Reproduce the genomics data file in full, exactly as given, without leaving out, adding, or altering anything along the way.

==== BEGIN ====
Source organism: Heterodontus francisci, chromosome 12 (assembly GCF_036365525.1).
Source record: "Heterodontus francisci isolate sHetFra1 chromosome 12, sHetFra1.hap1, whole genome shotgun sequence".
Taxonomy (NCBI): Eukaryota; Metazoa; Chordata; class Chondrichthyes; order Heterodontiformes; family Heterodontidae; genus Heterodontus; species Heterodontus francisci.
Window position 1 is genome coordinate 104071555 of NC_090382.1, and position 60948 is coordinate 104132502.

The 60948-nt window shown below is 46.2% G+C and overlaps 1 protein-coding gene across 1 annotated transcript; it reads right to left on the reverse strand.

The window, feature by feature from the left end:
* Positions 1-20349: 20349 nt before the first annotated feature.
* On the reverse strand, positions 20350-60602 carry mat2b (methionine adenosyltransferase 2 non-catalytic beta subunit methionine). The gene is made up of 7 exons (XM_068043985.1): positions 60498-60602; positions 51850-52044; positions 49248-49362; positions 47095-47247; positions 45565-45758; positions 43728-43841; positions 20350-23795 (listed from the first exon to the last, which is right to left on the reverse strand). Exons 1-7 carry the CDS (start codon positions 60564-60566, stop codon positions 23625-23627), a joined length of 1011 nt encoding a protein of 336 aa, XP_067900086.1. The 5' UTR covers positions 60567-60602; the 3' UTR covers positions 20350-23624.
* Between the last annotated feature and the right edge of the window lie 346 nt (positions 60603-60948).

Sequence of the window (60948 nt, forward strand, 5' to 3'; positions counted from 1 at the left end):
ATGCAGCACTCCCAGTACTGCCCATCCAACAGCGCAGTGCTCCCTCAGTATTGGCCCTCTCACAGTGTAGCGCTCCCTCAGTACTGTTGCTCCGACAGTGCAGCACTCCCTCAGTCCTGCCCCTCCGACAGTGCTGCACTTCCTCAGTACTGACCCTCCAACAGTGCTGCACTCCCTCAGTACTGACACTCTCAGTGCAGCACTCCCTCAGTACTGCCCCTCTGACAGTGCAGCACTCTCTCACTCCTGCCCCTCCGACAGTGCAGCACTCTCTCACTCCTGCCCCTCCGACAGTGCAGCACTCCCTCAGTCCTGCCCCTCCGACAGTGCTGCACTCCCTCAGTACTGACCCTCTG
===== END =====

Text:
Source organism: Heterodontus francisci, chromosome 12 (assembly GCF_036365525.1).
Source record: "Heterodontus francisci isolate sHetFra1 chromosome 12, sHetFra1.hap1, whole genome shotgun sequence".
Taxonomy (NCBI): Eukaryota; Metazoa; Chordata; class Chondrichthyes; order Heterodontiformes; family Heterodontidae; genus Heterodontus; species Heterodontus francisci.
Window position 1 is genome coordinate 104071555 of NC_090382.1, and position 60948 is coordinate 104132502.

The 60948-nt window shown below is 46.2% G+C and overlaps 1 protein-coding gene across 1 annotated transcript; it reads right to left on the reverse strand.

The window, feature by feature from the left end:
* Positions 1-20349: 20349 nt before the first annotated feature.
* On the reverse strand, positions 20350-60602 carry mat2b (methionine adenosyltransferase 2 non-catalytic beta subunit methionine). The gene is made up of 7 exons (XM_068043985.1): positions 60498-60602; positions 51850-52044; positions 49248-49362; positions 47095-47247; positions 45565-45758; positions 43728-43841; positions 20350-23795 (listed from the first exon to the last, which is right to left on the reverse strand). Exons 1-7 carry the CDS (start codon positions 60564-60566, stop codon positions 23625-23627), a joined length of 1011 nt encoding a protein of 336 aa, XP_067900086.1. The 5' UTR covers positions 60567-60602; the 3' UTR covers positions 20350-23624.
* Between the last annotated feature and the right edge of the window lie 346 nt (positions 60603-60948).

Sequence of the window (60948 nt, forward strand, 5' to 3'; positions counted from 1 at the left end):
ATGCAGCACTCCCAGTACTGCCCATCCAACAGCGCAGTGCTCCCTCAGTATTGGCCCTCTCACAGTGTAGCGCTCCCTCAGTACTGTTGCTCCGACAGTGCAGCACTCCCTCAGTCCTGCCCCTCCGACAGTGCTGCACTTCCTCAGTACTGACCCTCCAACAGTGCTGCACTCCCTCAGTACTGACACTCTCAGTGCAGCACTCCCTCAGTACTGCCCCTCTGACAGTGCAGCACTCTCTCACTCCTGCCCCTCCGACAGTGCAGCACTCTCTCACTCCTGCCCCTCCGACAGTGCAGCACTCCCTCAGTCCTGCCCCTCCGACAGTGCTGCACTCCCTCAGTACTGACCCTCTG